The Manpower for Strategic Economic Priorities (M-SEP) scheme is not a U-turn, said Minister for Manpower Tan See Leng to Workers Party MP Leon Perera in Parliament on January 9.
For context, under the M-SEP scheme, firms can temporarily hire S Pass and Work Permit holders above the prevailing Dependency Ratio Ceiling (DRC) and S Pass sub-DRC.
Since there is a cap on the number of foreign workers that companies can employ (foreign workers cannot exceed one-third of the overall workforce), Mr Perera asked if the introduction of more foreign workers through the M-SEP scheme be seen as an about-turn to the current policy?
Well, the answer is a definitive no.
For the record, said Minister Tan, the Ministry of Manpower will continue to monitor the 30 per cent ratio very closely.
“Because of the highly selective nature and stringent conditions of the scheme, we don’t expect the (M-SEP) numbers to affect the proportion of foreign workers significantly,” added Minister Tan.
Moreover, to make a U-turn would imply reneging on a previous promise. But since M-SEP is a new scheme independent of the Foreign Workforce Policy, there are no U-turns here, only one-way streets.
As a brand-new scheme, M-SEP needs no backpedalling
As part of his clarification on why the M-SEP scheme is no U-turn, Minister Tan took pains to explain the need for such a scheme in the first place.
In a rapidly changing world, he said, Singapore will need to boost its competitiveness, seize opportunities to pull ahead and tap into the R&D segment to pivot and transform.
But to do so successfully, Singapore has to ensure that businesses that contribute to our strategic economic priorities are not held back by labour constraints.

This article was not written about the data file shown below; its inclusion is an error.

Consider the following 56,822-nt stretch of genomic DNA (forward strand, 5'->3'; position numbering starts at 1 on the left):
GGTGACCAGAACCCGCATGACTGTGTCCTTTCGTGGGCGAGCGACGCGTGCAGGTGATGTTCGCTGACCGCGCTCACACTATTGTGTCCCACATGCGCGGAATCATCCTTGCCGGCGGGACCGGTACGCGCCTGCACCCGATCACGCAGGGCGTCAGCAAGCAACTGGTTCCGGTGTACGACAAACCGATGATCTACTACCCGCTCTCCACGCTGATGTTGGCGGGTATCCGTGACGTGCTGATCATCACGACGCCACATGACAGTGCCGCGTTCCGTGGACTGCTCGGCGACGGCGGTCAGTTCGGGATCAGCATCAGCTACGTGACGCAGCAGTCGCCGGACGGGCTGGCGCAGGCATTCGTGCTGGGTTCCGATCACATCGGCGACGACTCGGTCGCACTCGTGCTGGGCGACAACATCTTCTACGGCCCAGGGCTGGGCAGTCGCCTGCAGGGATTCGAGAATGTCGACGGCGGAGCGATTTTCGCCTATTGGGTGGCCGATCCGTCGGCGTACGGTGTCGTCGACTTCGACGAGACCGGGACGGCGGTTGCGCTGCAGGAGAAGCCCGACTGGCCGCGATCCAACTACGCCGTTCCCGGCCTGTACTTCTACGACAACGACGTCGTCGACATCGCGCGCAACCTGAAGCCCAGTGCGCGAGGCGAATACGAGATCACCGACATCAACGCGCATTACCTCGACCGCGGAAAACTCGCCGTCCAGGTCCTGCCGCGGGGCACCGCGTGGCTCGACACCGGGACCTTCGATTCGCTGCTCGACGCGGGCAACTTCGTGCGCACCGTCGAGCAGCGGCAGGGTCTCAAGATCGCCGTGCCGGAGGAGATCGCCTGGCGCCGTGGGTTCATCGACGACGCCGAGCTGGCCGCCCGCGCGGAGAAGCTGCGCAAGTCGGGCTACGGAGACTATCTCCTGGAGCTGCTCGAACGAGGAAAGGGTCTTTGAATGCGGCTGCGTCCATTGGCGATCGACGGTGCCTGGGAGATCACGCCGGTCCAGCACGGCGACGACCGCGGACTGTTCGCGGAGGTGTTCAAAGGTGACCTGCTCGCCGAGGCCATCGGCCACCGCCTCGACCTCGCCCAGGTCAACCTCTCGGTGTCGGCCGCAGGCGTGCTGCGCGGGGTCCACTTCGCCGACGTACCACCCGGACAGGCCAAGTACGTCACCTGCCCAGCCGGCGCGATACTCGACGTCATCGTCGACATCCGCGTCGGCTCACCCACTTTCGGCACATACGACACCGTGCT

“(With the M-SEP scheme), we can help a selected group of companies that are on the cusp of being able to make that significant pivot, and give them the uplift that’s necessary,” added Minister Tan.
For that reason, M-SEP should be viewed as a new policy and a stopgap measure to help selected, strategically important firms solve their labour woes.
In that sense, hiring foreign workers under the M-SEP scheme is akin to the bandage you put over a wound to stop the bleeding before you visit a doctor to have it stitched up.
They are not here as a permanent feature to compete for jobs, drive down wages or replace local workers.
Singapore’s goal has always been to build a Singaporean core of workers. And that is evident in the second condition of the M-SEP scheme, in which participating firms must commit to hiring and/or training locals.
As we can see, the M-SEP scheme is a separate policy designed with a specific purpose. Which is to help support the growth of businesses that contribute to Singapore’s strategic economic priorities and generate more economic opportunities for Singaporeans.
It is not meant as a loophole for firms to legally hire foreign workers as a cost-saving exercise. And neither is it a case of the government backtracking on its decision to keep the foreign workforce stable at 30 per cent.
However, Minister Tan also made the assurance that he did not expect the M-SEP scheme to affect the proportion of foreign to local workers very much because of the highly selective nature of the scheme, and because of the stringent conditions that firms have to meet.
Cover Photo Credit: MCI/YouTube